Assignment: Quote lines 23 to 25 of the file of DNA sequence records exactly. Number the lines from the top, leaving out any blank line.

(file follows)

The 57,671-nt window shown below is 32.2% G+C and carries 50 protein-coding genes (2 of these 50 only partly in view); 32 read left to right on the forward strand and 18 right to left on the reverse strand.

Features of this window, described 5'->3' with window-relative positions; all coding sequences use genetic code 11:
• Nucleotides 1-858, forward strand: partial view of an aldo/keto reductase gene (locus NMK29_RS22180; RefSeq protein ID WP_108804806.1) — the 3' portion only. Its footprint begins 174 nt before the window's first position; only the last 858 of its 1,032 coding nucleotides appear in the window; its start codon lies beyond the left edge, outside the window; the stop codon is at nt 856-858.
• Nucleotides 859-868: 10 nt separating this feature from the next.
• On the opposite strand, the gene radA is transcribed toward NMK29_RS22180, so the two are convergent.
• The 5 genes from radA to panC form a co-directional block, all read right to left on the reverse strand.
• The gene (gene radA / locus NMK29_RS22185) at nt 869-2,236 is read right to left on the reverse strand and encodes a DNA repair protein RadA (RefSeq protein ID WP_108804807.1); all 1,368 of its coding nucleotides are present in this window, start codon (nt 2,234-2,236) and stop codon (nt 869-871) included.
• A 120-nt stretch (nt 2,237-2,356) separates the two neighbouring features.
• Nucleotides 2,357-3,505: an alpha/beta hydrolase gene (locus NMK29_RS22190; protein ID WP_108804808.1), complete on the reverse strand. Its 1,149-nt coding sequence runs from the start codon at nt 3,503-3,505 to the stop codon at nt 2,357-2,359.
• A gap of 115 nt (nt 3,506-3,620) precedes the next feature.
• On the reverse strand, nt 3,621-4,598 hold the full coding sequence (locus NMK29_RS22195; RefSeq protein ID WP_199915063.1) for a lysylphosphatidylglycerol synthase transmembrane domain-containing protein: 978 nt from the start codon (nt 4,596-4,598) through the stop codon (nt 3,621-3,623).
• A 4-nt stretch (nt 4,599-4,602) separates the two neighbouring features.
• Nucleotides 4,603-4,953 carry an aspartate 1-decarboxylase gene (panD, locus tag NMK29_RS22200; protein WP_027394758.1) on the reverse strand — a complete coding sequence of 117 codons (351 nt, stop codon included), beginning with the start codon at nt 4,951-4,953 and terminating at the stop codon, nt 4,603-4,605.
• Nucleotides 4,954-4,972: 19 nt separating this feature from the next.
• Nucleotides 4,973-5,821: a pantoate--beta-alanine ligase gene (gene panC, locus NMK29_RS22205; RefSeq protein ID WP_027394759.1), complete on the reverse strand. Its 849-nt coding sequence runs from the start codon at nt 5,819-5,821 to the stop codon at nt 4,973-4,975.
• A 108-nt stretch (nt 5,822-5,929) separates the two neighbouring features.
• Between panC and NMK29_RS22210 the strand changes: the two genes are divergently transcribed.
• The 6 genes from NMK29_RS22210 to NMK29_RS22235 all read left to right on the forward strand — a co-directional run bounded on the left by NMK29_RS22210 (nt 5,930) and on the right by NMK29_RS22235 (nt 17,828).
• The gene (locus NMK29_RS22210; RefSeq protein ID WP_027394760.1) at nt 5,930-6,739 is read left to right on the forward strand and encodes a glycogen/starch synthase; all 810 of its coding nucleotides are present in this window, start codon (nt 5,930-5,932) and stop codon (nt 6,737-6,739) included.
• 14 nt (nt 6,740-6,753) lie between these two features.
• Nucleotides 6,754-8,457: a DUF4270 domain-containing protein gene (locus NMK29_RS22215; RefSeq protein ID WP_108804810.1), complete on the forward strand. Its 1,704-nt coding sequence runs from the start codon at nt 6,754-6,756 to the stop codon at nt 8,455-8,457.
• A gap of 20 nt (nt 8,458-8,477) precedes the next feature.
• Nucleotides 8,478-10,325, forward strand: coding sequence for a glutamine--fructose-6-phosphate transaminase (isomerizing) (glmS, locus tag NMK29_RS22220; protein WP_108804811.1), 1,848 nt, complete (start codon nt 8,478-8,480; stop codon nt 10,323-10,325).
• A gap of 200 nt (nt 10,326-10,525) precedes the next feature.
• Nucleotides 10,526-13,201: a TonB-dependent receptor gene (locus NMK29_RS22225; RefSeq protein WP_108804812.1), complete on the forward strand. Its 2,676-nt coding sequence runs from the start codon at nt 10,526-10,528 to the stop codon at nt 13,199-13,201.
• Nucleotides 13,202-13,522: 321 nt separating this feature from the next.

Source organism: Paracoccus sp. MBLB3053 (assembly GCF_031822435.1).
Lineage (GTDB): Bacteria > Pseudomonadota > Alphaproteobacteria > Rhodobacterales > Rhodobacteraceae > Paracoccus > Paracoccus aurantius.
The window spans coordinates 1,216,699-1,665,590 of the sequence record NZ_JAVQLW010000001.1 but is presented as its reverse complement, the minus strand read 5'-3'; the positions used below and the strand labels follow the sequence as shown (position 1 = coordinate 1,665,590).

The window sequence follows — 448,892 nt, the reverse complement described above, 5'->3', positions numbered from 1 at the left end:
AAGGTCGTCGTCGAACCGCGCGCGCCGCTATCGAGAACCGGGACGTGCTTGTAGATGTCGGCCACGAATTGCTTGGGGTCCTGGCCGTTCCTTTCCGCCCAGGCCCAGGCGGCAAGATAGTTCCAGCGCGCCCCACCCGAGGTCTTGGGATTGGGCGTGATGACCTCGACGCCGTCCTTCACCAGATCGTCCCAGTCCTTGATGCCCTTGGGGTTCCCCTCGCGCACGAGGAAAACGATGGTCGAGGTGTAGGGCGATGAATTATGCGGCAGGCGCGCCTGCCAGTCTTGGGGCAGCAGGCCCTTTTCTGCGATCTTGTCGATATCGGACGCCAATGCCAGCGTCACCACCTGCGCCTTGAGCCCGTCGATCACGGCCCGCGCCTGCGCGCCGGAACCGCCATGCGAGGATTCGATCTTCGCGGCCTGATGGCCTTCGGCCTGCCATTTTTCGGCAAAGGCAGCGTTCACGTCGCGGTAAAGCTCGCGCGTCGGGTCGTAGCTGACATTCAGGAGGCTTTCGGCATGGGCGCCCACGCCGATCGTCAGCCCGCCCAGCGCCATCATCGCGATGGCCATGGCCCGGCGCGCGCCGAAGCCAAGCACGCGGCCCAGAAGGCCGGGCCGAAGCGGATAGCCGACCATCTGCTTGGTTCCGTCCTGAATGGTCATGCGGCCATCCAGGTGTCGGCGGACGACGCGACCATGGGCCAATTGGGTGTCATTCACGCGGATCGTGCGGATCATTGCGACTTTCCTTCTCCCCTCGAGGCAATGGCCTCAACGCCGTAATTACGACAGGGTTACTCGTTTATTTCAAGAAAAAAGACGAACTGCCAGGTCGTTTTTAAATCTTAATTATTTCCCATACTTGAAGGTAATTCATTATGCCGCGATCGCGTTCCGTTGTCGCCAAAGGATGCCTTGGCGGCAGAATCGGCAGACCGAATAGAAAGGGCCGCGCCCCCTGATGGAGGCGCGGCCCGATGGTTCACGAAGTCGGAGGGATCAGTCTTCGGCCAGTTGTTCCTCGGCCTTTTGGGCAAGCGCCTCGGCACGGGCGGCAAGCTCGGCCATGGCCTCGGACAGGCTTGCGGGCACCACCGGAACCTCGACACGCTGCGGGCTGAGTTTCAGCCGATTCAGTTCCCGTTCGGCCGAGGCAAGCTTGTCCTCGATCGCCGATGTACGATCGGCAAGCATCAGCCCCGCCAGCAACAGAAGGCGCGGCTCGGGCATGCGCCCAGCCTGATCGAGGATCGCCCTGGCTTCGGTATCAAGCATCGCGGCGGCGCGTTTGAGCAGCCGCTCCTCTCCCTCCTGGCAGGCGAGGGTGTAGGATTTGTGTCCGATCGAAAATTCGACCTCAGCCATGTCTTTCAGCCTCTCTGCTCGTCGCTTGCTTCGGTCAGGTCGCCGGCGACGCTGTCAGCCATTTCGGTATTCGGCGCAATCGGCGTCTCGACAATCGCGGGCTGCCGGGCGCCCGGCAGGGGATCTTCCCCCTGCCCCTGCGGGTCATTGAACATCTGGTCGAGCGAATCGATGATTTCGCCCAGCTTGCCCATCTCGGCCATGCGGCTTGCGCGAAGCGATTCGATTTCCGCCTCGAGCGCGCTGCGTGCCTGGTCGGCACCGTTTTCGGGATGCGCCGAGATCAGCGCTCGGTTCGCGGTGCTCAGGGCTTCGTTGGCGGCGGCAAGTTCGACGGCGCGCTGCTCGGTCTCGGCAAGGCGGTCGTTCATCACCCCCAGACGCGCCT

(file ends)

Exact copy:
• Nucleotides 8,478-10,325, forward strand: coding sequence for a glutamine--fructose-6-phosphate transaminase (isomerizing) (glmS, locus tag NMK29_RS22220; protein WP_108804811.1), 1,848 nt, complete (start codon nt 8,478-8,480; stop codon nt 10,323-10,325).
• A gap of 200 nt (nt 10,326-10,525) precedes the next feature.
• Nucleotides 10,526-13,201: a TonB-dependent receptor gene (locus NMK29_RS22225; RefSeq protein WP_108804812.1), complete on the forward strand. Its 2,676-nt coding sequence runs from the start codon at nt 10,526-10,528 to the stop codon at nt 13,199-13,201.